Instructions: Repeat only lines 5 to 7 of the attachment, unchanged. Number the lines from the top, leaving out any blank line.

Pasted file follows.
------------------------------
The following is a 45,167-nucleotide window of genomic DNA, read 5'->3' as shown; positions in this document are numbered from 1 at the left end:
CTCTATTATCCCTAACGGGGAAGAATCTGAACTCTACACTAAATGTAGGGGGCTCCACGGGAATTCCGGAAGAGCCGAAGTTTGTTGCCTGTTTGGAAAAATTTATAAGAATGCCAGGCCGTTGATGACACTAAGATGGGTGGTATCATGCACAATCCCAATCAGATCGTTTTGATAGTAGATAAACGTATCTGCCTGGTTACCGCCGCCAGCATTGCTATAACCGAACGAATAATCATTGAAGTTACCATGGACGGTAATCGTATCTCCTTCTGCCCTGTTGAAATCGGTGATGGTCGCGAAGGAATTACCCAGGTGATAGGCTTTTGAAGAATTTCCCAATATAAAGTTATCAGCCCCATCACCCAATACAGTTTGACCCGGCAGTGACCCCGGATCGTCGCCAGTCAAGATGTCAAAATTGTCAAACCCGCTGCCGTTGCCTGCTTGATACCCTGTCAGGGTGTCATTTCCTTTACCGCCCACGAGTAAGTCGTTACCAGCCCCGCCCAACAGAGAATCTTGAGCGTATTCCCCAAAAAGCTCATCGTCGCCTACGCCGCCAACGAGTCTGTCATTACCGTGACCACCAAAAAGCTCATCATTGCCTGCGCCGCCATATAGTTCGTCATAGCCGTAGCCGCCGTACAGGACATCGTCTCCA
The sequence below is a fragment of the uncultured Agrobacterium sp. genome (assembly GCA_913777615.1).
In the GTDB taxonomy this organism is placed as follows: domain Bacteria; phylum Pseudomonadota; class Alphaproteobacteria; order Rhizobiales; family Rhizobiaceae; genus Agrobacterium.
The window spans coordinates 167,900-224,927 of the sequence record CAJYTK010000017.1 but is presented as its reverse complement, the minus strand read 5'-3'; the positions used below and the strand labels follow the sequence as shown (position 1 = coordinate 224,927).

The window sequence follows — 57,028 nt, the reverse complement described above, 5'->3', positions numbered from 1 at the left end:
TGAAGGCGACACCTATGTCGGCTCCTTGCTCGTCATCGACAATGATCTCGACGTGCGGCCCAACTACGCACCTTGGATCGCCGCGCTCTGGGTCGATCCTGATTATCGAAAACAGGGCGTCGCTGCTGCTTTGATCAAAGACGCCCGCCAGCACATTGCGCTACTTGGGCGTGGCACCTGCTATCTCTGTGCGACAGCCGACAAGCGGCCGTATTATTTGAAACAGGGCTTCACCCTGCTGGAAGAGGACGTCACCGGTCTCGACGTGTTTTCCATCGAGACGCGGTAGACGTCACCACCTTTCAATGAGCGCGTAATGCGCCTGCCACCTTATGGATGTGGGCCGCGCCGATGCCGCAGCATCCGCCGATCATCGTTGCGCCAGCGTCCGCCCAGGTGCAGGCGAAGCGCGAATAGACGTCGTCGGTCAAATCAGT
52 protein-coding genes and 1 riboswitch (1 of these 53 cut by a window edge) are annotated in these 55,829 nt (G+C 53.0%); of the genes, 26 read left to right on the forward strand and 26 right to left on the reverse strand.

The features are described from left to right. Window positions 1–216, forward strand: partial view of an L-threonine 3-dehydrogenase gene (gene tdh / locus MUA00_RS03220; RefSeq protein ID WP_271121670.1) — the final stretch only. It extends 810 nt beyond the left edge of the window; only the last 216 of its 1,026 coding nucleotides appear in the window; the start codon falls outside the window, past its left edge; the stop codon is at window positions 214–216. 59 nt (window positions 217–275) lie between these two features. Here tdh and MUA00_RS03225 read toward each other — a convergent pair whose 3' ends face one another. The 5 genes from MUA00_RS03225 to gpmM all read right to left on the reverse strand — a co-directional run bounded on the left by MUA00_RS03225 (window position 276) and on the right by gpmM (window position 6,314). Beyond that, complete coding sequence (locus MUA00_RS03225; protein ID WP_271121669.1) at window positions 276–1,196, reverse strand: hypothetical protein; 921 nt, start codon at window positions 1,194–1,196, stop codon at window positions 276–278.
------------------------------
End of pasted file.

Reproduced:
The window spans coordinates 167,900-224,927 of the sequence record CAJYTK010000017.1 but is presented as its reverse complement, the minus strand read 5'-3'; the positions used below and the strand labels follow the sequence as shown (position 1 = coordinate 224,927).

The window sequence follows — 57,028 nt, the reverse complement described above, 5'->3', positions numbered from 1 at the left end:
TGAAGGCGACACCTATGTCGGCTCCTTGCTCGTCATCGACAATGATCTCGACGTGCGGCCCAACTACGCACCTTGGATCGCCGCGCTCTGGGTCGATCCTGATTATCGAAAACAGGGCGTCGCTGCTGCTTTGATCAAAGACGCCCGCCAGCACATTGCGCTACTTGGGCGTGGCACCTGCTATCTCTGTGCGACAGCCGACAAGCGGCCGTATTATTTGAAACAGGGCTTCACCCTGCTGGAAGAGGACGTCACCGGTCTCGACGTGTTTTCCATCGAGACGCGGTAGACGTCACCACCTTTCAATGAGCGCGTAATGCGCCTGCCACCTTATGGATGTGGGCCGCGCCGATGCCGCAGCATCCGCCGATCATCGTTGCGCCAGCGTCCGCCCAGGTGCAGGCGAAGCGCGAATAGACGTCGTCGGTCAAATCAGT